This house on Rubel Avenue was recently approved for a conditional use permit to operate as a non-owner-occupied short-term rental. | Photo by Caitlin Bowling

Updated with comment from Karen Williams, Councilman Brandon Coan and Councilman David James.

Council members Brandon Coan, Bill Hollander and David James have filed an ordinance that, if passed, would place a three-month moratorium on conditional use permits for short-term rentals that are not the owner’s primary residence.

The moratorium would coincide with efforts to revise the city’s short-term rental ordinance. The earliest it will go before the full Metro Council is Dec. 13.

“There has been considerable concern about short-term rentals that are not the primary residence of the person renting the place. While we are looking at those rules, we thought it would be good to stop that process,” said Hollander, D-9. “The concerns that I have heard primarily have been about short-term rentals that are not the primary residence. … These are effectively businesses being located in residential neighborhoods.”

The hope is that the Metro Council would approve changes to the short-term rental ordinance before the moratorium ended, he said.

Coan, D-8, said Wednesday afternoon that the moratorium would prevent a “flood” of conditional use permits application and pre-applications for short-term rentals, given that city regulation regarding non-owner-occupied short-term rentals could change.

Jonathan Klunk, chief executive of the short-term rental ownership and management company Key Source Properties, said in an email that he’s “in favor of offering breathing room for the city to constructively create common sense laws” for short-term rentals. But, he added, that he’d hope that the applications already moving through the permitting process would be allowed to continue.

That is not traditionally how moratoriums work, however.

Councilman Bill Hollander, D-9

Hollander told Insider that he would like the revised short-term rental ordinance to prohibit non-owner-occupied short-term rentals in residential areas in the future because of concerns he’s heard. Those that already are approved would be grandfathered in.

“If that is not something we would do in the future, why would we want to have more grandfathered?” Hollander said.

Coan, though, wasn’t as certain that prohibiting them was the right answer.

“I am still really thinking through that,” he said. “A blanket rule like that doesn’t allow for any nuance.”

The problem isn’t necessarily with non-owner-occupied short-term rentals that have gone through the proper legal channels, so much as those operating illegally, Coan stated, adding that it’s “hard to draw a red line that works.”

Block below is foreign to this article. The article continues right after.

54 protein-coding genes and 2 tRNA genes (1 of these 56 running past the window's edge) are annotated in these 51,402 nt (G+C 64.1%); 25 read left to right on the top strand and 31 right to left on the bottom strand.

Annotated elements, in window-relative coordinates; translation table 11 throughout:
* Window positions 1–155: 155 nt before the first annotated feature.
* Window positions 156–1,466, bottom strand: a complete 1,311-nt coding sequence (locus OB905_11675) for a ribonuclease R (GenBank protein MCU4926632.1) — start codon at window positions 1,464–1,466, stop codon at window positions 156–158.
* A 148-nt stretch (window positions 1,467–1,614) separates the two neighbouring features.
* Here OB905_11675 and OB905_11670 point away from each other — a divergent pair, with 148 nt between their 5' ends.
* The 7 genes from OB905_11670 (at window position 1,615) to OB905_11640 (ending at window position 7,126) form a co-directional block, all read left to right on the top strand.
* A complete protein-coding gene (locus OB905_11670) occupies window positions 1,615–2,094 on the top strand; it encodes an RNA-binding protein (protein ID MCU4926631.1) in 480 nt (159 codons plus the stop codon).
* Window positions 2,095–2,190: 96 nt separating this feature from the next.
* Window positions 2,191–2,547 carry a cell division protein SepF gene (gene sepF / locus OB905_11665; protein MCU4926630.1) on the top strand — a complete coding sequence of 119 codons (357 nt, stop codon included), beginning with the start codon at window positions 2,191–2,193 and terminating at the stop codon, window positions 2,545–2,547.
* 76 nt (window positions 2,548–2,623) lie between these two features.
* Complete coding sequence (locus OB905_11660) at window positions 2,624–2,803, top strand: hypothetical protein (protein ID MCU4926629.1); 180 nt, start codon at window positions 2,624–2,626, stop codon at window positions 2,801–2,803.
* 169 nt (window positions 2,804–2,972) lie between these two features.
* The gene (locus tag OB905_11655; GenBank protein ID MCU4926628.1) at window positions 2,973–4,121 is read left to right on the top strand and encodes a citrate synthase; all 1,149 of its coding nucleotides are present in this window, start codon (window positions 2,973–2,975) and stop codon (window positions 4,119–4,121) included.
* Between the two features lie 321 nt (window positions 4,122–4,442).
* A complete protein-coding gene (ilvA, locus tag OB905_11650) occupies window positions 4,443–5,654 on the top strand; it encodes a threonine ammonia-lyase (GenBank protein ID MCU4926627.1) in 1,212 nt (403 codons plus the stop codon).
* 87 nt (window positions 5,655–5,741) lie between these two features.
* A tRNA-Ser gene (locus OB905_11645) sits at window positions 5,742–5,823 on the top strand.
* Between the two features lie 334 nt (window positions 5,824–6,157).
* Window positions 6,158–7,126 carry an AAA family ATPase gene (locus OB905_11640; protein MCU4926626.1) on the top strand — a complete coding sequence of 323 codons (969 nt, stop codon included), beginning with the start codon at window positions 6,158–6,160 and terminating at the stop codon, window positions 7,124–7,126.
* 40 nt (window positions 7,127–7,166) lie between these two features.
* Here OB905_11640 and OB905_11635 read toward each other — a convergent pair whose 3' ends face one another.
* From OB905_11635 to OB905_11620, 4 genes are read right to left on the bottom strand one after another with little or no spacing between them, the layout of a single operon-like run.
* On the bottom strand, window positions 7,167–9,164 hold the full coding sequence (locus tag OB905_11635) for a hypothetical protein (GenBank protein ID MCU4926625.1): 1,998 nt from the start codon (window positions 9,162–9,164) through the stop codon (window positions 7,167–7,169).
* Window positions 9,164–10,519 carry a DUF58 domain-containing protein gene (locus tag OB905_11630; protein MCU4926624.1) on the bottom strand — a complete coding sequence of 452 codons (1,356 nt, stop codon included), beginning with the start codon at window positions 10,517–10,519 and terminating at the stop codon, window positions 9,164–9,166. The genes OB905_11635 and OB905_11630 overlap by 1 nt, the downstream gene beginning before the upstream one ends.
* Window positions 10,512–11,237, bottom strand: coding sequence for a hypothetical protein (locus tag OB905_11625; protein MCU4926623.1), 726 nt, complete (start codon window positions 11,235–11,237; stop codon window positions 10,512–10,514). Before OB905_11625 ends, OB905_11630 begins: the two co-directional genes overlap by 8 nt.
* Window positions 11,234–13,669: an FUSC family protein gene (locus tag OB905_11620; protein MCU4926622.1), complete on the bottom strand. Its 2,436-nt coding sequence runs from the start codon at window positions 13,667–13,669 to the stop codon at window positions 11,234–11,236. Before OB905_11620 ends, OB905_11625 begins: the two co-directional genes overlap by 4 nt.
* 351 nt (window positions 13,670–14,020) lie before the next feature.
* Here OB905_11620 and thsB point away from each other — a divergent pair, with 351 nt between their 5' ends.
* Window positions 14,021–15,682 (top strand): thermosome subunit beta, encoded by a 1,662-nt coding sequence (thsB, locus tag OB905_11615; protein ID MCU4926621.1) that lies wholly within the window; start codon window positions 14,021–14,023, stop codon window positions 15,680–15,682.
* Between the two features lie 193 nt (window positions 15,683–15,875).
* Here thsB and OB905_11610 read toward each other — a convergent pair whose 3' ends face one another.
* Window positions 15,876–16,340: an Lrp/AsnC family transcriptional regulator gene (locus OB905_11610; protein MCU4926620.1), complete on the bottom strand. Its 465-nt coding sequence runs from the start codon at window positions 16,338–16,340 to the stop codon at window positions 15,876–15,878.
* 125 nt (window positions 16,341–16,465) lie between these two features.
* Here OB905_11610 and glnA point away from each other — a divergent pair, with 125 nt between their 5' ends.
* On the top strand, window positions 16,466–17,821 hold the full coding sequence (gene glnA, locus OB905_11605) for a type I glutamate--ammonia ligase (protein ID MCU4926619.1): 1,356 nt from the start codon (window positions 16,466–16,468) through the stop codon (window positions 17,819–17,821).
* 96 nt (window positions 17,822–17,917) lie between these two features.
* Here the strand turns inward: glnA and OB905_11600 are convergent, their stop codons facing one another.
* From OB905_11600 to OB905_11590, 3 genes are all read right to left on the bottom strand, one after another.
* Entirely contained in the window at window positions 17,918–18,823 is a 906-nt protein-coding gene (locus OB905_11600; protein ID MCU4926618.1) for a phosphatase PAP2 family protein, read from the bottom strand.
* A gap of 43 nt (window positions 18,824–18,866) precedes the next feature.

In an email, Klunk said the prohibition of non-owner-occupied short-term rentals (STRs) in residential zones would be a “huge mistake.”

“In my opinion, that is an easy and shortsighted approach to regulation. Our city is not about banning activities like short-term rentals or limiting the property rights of individual homeowners. STRs are still a buzzword, and we are seeing a lot of new activity because of it,” he said.

“However,” Klunk added, “that will taper off, and the market will self-regulate, leading to a lowered number of properties being offered as STRs on the market. Again, common sense rules can help safeguard against sprawling and uncontrolled growth. But sweeping and permanent changes of this nature are not the answer.”

Karen Williams, president and CEO of Louisville Tourism, did not weigh in on the current regulations or proposed revisions.

“Louisville’s visitors like having lodging options, and Louisville Tourism will continue to market and promote all the options available including short-term rentals. Regulations of lodging are outside of the agency’s scope,” she said.

Councilman James, D-6, said the feedback he’s heard from constituents has run the gamut.

“There are some that want absolutely no rules at all, and some that don’t want Airbnbs at all,” James said, referring to the most popular short-term rental website. “It’s really just a big spectrum.”

Insider previously reported that the majority of non-owner-occupied short-term rentals are located in the Highlands, part of Coan’s district, and Old Louisville, part of James’ district. As of Nov. 28, the Board of Zoning Adjustment had approved 71 conditional use permits to allow people to rent properties that are not their primary residence. (See map below. Blue are approved conditional use permits, and purple are those actively seeking a permit.)

Coan worked with Develop Louisville to draft proposed changes, including expanding where short-term rentals can operate, eliminating the initial registration fee, altering the penalties for those operating without registering with the city and capping the number of short-term rental occupants at 10.

The city has already collected hundreds of comments submitted online by residents, which included what Coan called “one of the best ideas” — requiring online short-term rental postings to display their city-issued registration number as a way to improve enforcement of illegal rentals.

The Planning Commission is hosting a public hearing to allow for additional feedback about the proposed changes at 1 p.m. on Dec. 6 in the old jail, 514 W. Liberty St.

Caitlin Bowling
Louisville native Caitlin Bowling has covered the local restaurant and retail scene since 2014. After graduating from the Ohio University’s E.W. Scripps School of Journalism, Caitlin got her start at a newspaper in the mountains of North Carolina where she won multiple state awards for her reporting. Since returning to Louisville, she’s written for Business First and Insider Louisville, winning awards for health and business reporting and becoming a go-to source for business news. In addition to restaurants and retail business, Caitlin covers real estate, economic development and tourism. Email Caitlin at [email protected]